“I love WikiLeaks,” he said at one campaign rally shortly before the election.

“This WikiLeaks is like a treasure trove,” he said at another. And at a campaign event on October 31, 2016, he said, “Boy, I love reading those WikiLeaks.”

“Would any of those quotes disturb you, Mr. Director?” Quigley asked Mueller. “How do you react to them?”

“Well,” Mueller said, “problematic is an understatement in terms of what it displays in terms of giving some hope, or some boost, to what is and should be illegal activity.”

Adam Schiff and Mueller engaged in a line of questioning that was devastating to the president and his allies.

Adam Schiff. Getty Images

Mueller was significantly more forthcoming in his testimony to the intelligence committee than to the judiciary committee.

Perhaps the most memorable exchange came with Rep. Adam Schiff of California, the intel committee’s chairman who is also a former prosecutor.

Like other lawmakers with previous prosecutorial experience, Schiff used his time to ask simple yes-or-no questions to the former special counsel instead of making a lengthy speech.

The resulting line of questioning cast the White House in a damaging light as Mueller confirmed how Trump and his associates used the campaign and the presidency to profit and later lied to investigators about it.

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Trump challenged Mueller to contradict him, under oath, on a key episode from the report. Mueller did just that.


Before the hearings, Trump dared Mueller on Twitter to testify under oath that he did not interview for the FBI director job one day before being appointed special counsel.

Mueller did just that, telling lawmakers that he went to the White House, but only because the president had requested his advice and input on who he should tap for the job after dismissing James Comey.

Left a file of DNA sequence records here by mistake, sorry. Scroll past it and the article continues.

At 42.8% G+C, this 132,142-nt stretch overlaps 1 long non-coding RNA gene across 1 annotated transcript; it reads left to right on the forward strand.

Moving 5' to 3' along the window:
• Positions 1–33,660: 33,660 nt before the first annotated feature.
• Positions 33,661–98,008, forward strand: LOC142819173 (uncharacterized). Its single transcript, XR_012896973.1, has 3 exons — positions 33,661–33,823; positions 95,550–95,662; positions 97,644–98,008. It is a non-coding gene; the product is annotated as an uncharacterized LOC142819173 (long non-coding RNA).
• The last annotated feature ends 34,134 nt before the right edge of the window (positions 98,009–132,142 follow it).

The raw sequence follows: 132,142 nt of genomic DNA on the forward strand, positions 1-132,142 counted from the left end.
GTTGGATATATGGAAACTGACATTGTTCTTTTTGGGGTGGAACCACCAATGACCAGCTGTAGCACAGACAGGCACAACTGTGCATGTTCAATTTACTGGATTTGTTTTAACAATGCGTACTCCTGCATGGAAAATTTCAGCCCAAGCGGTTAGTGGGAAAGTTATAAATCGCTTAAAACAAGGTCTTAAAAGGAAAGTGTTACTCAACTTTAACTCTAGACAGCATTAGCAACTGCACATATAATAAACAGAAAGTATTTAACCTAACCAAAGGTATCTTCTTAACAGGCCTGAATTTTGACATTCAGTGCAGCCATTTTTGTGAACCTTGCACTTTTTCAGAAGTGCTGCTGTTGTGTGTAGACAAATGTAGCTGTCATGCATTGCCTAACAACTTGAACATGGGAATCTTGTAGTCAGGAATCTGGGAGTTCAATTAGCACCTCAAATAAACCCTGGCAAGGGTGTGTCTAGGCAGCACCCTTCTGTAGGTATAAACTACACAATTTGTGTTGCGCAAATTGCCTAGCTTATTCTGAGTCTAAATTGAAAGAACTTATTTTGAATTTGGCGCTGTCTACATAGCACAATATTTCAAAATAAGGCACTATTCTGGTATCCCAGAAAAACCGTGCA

The meeting, Mueller said under penalty of perjury, “was about the job, but not about me applying for the job.”

Mueller on US political campaigns inviting foreign interference: ‘I hope this is not the new normal, but I fear it is.’

In a telling exchange with Democratic Rep. Peter Welch of Vermont, Mueller offered a stark view of American political campaigns accepting or inviting electoral interference from foreign governments.

“Have we established a new normal from this past campaign that is going to apply to future campaigns, so that if any one of us running for the U.S. House ― any candidate for the U.S. Senate, any candidate for the presidency of the United States ― aware that a hostile foreign power is trying to influence an election, has no duty to report that to the FBI or other authorities?” Welch asked.

“I hope this is not the new normal,” Mueller responded. “But I fear it is.”

In another exchange with Schiff, Mueller emphasised that accepting foreign help is “unpatriotic” and “wrong.”

The Russians are continuing to meddle even ‘as we sit here.’

Asked near the end of his marathon testimony about Russian interference in the US electoral process, Mueller said that not only have they not been deterred, but “they’re doing it as we sit here.”